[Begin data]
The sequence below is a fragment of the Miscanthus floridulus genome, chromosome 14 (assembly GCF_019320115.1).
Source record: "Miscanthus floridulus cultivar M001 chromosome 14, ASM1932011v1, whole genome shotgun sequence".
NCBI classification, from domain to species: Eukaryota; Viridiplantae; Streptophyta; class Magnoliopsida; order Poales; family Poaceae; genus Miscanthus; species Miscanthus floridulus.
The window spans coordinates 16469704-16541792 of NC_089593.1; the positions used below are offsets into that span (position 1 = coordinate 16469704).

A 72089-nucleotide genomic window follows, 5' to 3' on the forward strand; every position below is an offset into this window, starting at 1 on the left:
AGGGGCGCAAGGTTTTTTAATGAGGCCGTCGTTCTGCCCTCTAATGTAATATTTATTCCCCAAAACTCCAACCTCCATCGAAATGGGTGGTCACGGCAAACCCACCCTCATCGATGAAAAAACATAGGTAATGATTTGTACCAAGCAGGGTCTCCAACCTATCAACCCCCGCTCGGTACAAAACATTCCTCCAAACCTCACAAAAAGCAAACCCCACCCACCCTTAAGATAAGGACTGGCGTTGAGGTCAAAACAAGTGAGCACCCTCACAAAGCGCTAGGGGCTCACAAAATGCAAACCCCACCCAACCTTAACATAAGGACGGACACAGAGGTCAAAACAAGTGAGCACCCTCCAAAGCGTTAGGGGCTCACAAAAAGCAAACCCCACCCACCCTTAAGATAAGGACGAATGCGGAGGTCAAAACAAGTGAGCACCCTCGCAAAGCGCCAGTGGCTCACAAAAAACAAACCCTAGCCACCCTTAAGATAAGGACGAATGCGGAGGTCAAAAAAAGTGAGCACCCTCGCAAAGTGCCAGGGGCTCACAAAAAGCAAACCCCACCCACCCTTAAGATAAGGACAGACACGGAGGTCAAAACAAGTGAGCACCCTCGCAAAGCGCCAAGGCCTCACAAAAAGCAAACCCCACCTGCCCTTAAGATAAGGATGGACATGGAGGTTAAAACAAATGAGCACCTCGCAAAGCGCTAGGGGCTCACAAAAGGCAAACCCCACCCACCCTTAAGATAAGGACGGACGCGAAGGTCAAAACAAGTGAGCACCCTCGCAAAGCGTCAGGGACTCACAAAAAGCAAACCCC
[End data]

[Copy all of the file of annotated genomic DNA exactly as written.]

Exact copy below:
The sequence below is a fragment of the Miscanthus floridulus genome, chromosome 14 (assembly GCF_019320115.1).
Source record: "Miscanthus floridulus cultivar M001 chromosome 14, ASM1932011v1, whole genome shotgun sequence".
NCBI classification, from domain to species: Eukaryota; Viridiplantae; Streptophyta; class Magnoliopsida; order Poales; family Poaceae; genus Miscanthus; species Miscanthus floridulus.
The window spans coordinates 16469704-16541792 of NC_089593.1; the positions used below are offsets into that span (position 1 = coordinate 16469704).

A 72089-nucleotide genomic window follows, 5' to 3' on the forward strand; every position below is an offset into this window, starting at 1 on the left:
AGGGGCGCAAGGTTTTTTAATGAGGCCGTCGTTCTGCCCTCTAATGTAATATTTATTCCCCAAAACTCCAACCTCCATCGAAATGGGTGGTCACGGCAAACCCACCCTCATCGATGAAAAAACATAGGTAATGATTTGTACCAAGCAGGGTCTCCAACCTATCAACCCCCGCTCGGTACAAAACATTCCTCCAAACCTCACAAAAAGCAAACCCCACCCACCCTTAAGATAAGGACTGGCGTTGAGGTCAAAACAAGTGAGCACCCTCACAAAGCGCTAGGGGCTCACAAAATGCAAACCCCACCCAACCTTAACATAAGGACGGACACAGAGGTCAAAACAAGTGAGCACCCTCCAAAGCGTTAGGGGCTCACAAAAAGCAAACCCCACCCACCCTTAAGATAAGGACGAATGCGGAGGTCAAAACAAGTGAGCACCCTCGCAAAGCGCCAGTGGCTCACAAAAAACAAACCCTAGCCACCCTTAAGATAAGGACGAATGCGGAGGTCAAAAAAAGTGAGCACCCTCGCAAAGTGCCAGGGGCTCACAAAAAGCAAACCCCACCCACCCTTAAGATAAGGACAGACACGGAGGTCAAAACAAGTGAGCACCCTCGCAAAGCGCCAAGGCCTCACAAAAAGCAAACCCCACCTGCCCTTAAGATAAGGATGGACATGGAGGTTAAAACAAATGAGCACCTCGCAAAGCGCTAGGGGCTCACAAAAGGCAAACCCCACCCACCCTTAAGATAAGGACGGACGCGAAGGTCAAAACAAGTGAGCACCCTCGCAAAGCGTCAGGGACTCACAAAAAGCAAACCCC